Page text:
Don't become a spouse only after the nikah, start becoming a spouse NOW! Don't become a parent only after the birth of your first child, start becoming a parent NOW! This means that you have to analyze yourself in terms of your potential as a spouse and as a parent, before entering into the marriage.

In order to do this, you have to come up with some kind of a system to evaluate yourself in terms of your progress as a Muslim - evaluate your relationship with Allah and His creations.

For example, your five daily prayers. You could evaluate your progress by counting how many times do you pray on time.

For example, your relationship with your parents. How many good have you done for them this week? How many bad have you done unto them this week?

Like the saying goes, "Take account of yourself before you are taken into account."

2. The potential spouse

Not only do you have to work on yourself, you also have to know what kind of a spouse you're looking for. My contention is that you will seek based mostly on what your heart desires.

If your heart desires Allah, then you will seek a spouse that can help you get closer to Him. If your heart desires dunya, then you will seek a spouse that can help you get closer to dunya.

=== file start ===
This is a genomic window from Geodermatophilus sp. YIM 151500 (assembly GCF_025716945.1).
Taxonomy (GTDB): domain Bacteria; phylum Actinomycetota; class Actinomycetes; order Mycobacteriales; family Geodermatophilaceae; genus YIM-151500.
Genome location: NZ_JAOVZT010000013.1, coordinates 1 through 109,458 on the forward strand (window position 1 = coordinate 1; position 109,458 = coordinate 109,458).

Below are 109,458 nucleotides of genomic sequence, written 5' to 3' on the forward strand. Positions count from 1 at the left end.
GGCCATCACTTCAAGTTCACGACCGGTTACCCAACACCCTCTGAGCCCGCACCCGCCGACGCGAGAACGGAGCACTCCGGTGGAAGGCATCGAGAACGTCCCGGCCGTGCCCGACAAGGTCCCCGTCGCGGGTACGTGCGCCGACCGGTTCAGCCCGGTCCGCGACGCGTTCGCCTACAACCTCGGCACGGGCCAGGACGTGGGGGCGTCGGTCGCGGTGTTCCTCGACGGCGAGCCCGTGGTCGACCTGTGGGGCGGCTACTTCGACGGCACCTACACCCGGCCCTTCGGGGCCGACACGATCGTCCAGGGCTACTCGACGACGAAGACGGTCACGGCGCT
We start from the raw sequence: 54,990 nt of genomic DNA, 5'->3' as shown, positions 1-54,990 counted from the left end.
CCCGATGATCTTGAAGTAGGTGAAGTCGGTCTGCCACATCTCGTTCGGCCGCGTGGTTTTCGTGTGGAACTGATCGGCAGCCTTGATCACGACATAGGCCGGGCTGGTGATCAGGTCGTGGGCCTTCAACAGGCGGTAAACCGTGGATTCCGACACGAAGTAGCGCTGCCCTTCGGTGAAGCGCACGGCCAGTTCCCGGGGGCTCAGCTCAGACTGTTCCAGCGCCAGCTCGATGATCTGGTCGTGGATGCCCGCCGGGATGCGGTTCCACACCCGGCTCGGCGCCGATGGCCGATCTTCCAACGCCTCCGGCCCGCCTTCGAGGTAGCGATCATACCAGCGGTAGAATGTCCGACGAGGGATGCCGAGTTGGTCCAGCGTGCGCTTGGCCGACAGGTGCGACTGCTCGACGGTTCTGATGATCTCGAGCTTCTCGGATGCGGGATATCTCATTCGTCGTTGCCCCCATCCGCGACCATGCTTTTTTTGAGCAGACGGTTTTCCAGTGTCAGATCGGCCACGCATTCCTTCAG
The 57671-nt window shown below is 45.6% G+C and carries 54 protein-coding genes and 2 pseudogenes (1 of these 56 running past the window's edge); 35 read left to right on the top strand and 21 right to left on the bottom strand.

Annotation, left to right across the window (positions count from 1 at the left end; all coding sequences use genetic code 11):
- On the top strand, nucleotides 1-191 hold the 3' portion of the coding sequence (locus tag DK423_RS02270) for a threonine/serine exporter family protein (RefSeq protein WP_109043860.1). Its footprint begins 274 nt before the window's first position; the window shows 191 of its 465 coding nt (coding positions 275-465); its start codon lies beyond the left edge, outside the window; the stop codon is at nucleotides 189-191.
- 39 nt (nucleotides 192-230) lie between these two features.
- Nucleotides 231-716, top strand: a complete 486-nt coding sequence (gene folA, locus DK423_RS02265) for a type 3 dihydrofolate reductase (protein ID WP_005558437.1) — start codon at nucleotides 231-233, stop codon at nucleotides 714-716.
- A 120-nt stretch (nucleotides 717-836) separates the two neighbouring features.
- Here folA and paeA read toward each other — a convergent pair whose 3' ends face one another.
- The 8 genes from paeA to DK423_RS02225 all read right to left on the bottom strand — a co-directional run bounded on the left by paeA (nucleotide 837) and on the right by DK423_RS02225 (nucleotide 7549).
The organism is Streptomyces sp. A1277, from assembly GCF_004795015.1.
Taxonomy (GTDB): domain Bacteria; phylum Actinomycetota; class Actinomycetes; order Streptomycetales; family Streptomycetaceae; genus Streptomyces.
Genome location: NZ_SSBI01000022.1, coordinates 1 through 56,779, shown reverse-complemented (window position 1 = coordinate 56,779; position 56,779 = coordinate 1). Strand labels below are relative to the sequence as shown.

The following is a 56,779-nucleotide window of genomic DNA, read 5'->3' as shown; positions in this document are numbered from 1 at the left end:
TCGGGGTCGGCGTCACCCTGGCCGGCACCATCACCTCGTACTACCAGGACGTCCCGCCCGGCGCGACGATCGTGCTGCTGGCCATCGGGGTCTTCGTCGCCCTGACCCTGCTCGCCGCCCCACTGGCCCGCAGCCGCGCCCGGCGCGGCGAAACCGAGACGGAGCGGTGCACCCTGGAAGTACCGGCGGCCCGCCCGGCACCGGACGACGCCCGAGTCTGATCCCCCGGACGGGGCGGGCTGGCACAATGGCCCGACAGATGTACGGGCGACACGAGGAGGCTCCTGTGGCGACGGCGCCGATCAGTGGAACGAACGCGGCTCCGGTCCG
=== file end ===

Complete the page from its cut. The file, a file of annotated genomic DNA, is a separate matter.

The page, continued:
Not only that, you have to realize that you are not just choosing a spouse but you are also choosing a parent for your child. Know that the first right of your child is that you choose a righteous parent for him/her.

The Prophet said, "Choose a spouse for your children..." (Ibn Majah).

Here, he gave us a tool (this is not the only tool, but it's an important one nonetheless) for us to evaluate who is the best person to marry. Not only that, this tool can also be used to evaluate ourselves.

Istikharah

With this effort, don't forget to do your istikharah.

Istikharah is a way for us to seek counsel from Allah. To learn more about istikharah, Shaykh Abdul Nasir Jangda gave a comprehensive explanation about istikharah in this video:



Allah knows best.

May Allah accept. Ameen.

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Contact Me

Location

Arau, Perlis MY

Phone number

+6 013 416 4652

Website

www.aimanazlan.com